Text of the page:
I get the feeling that the debate about who wrote the bard’s plays has moved on somewhat since James Shapiro published Contested Will in 2010. This play by Mark Rylance (former director of The Globe Theatre, but forever, in my mind, Thomas Cromwell in the TV adaptation of Wolf Hall ) predates that, although it was not published in book form by Nick Hern Books until 2012. Rylance admits it needs updating given Shapiro’s research, but nevertheless, let’s ride with it.

I am Shakespeare’s full title – The Big Secret Live ‘I am Shakespeare’ Webcam Daytime Chatroom Room– provides an inkling of the unexpected ride that’s in store. The webcam and chatroom is located in Frank Charlton’s garage in Maidstone, Kent. Frank is a schoolteacher and Shakespearean researcher obsessed with the true identity of the bard. With the technical help of his neighbour, Barry Wild, who once had a top-twenty hit entitled “I am a Sputnik Love God” , he sets up a chatroom complete with telephone hotline (these are the days before free video-conferencing) for folk to dial in and discuss.

There are many candidates laying claim to being the real Shakespeare; four of them being a chap named William Shakspar, another named Francis Bacon, a certain Edward de Vere and the Lady Mary Sidney, allegedly part of a conglomerate of writers who penned the works of Shakespeare. When Frank opens up his chat hotline, who is he expecting to turn up? He certainly could not have anticipated being visited – in person – by all four of the above!

Not all at once, but one after the other, joining each other on stage. Which means that William Shakspar gets an uncontested run at making his own arguments. But things get more testy as the other characters join the argument. Actually very testy when Edward de Vere, a bit of a hoodlum, makes an appearance. So much so that the local police become involved, and that’s when Barry’s top twenty hit plays a crucial role!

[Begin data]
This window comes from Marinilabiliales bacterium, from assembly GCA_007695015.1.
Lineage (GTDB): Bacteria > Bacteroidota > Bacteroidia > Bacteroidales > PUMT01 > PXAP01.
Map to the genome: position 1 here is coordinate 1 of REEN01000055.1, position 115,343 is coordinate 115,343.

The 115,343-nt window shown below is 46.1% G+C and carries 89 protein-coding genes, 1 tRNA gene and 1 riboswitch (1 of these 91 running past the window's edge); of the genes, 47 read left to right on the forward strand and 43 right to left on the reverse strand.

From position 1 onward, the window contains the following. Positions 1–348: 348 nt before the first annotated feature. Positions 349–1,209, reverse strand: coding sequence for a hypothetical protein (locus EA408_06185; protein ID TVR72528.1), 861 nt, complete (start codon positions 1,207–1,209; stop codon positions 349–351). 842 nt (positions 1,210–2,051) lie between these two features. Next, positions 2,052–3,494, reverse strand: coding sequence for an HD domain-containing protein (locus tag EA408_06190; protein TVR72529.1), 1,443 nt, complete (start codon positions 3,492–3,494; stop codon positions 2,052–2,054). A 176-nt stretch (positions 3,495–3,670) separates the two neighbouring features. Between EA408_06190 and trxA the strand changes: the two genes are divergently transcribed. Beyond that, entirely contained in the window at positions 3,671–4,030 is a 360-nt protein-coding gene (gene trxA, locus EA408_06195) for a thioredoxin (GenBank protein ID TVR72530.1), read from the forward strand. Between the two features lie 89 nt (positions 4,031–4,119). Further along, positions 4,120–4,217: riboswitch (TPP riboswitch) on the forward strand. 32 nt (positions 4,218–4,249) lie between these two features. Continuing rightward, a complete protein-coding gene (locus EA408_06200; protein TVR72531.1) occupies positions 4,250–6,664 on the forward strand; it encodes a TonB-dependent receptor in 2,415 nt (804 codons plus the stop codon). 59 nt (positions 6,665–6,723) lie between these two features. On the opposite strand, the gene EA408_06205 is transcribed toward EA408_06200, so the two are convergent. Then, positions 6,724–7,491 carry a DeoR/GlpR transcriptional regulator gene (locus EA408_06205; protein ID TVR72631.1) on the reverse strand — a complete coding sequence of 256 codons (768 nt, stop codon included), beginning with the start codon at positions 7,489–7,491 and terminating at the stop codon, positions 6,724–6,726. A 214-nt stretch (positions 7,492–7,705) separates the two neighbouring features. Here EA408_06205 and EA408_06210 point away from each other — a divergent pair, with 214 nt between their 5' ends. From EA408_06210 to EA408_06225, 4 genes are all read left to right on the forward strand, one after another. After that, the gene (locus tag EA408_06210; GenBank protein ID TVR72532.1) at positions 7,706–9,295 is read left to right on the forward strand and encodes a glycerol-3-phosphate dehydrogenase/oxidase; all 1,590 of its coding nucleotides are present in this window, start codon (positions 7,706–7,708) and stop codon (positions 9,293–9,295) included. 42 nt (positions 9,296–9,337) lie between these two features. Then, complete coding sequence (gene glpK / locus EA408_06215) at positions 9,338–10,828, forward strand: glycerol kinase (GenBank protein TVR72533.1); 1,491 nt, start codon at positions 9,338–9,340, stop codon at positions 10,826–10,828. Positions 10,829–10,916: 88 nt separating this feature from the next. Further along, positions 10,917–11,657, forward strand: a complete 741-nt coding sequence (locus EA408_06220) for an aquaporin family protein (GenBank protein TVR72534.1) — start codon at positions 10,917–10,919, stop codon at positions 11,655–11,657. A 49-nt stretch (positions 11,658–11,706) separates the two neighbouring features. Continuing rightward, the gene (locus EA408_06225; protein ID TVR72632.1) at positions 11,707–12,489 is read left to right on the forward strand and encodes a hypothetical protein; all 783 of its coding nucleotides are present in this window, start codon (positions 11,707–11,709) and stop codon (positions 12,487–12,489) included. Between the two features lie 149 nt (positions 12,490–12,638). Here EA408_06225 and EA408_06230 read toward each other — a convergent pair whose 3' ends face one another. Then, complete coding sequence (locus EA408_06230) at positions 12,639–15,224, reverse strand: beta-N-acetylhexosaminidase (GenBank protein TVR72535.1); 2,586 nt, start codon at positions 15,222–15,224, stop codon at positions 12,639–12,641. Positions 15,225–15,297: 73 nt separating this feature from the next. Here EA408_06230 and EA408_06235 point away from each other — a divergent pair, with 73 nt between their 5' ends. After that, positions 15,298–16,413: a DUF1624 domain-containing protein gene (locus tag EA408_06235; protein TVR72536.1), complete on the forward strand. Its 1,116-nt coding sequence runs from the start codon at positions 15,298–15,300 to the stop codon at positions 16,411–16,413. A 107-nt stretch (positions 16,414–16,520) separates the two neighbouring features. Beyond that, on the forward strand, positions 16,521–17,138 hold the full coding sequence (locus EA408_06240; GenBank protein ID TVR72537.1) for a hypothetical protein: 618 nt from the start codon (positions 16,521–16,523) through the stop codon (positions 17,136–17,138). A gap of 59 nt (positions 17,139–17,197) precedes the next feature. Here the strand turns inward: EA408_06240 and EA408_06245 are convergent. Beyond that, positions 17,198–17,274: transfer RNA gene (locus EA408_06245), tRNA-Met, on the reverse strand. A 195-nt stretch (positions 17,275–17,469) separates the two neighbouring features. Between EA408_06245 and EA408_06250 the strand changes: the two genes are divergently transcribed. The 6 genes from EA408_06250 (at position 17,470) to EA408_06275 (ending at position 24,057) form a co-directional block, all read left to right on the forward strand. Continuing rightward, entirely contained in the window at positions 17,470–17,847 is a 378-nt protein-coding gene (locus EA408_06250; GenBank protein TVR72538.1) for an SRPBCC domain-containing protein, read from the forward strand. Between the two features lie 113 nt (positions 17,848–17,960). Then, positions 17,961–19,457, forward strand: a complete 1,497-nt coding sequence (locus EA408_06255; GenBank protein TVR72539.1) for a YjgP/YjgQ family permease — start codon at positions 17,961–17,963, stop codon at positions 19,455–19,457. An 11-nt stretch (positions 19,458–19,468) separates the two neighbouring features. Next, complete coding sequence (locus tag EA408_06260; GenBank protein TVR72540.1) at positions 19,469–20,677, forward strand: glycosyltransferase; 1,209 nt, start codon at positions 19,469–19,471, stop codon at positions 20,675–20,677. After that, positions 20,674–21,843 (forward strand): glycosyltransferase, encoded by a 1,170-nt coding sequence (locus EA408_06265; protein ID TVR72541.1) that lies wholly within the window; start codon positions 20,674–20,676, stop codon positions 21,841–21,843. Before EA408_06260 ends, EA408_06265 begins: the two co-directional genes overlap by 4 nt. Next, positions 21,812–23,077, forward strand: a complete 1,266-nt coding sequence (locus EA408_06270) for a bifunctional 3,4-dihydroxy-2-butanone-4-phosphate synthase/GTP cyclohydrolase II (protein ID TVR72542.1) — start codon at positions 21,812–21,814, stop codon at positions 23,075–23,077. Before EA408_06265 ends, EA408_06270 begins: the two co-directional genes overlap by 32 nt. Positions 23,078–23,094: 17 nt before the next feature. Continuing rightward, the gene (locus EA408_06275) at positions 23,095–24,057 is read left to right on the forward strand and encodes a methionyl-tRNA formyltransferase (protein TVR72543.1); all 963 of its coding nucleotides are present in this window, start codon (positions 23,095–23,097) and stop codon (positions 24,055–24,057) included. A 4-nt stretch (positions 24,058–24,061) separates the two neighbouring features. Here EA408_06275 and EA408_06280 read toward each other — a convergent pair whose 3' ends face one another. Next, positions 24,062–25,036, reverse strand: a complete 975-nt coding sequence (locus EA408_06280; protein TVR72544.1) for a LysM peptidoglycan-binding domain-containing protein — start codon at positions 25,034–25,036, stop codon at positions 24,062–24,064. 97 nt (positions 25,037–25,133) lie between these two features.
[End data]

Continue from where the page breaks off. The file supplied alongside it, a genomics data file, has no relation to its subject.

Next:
The interplay between the historical and the modern is so funny – particularly when these erudite Elizabethans/Jacobeans (I’m never sure) become obsessed with the contents of a 21st century fridge. I’d love to see this play live. It would be a scream of pleasure for the audience, although maybe one of anxiety for the actors. During the performance the audience take on the role of hotline callers, and the actors/characters are instructed to adlib their own defence in response to whatever is thrown their way!

Where can I get me a ticket? .

I Am Shakespeare is published by Nick Hern Books, a performing arts publisher and licenser. Originally set up as an imprint of the indie Walker Books, it became part of Random House in 1990, before becoming fully independent in 1993. Following that the publisher won the Sunday Times Small Publisher of the Year award in 1994.

In addition to reading I Am Shakespeare for Reading Independent Publishers Month 2023, it I also read it for my EIBF 20 for 40 project. Edinburgh International Book Festival celebrates its 40th in 2023, and I brought I Am Shakespeare back from the 2015 festival following this event.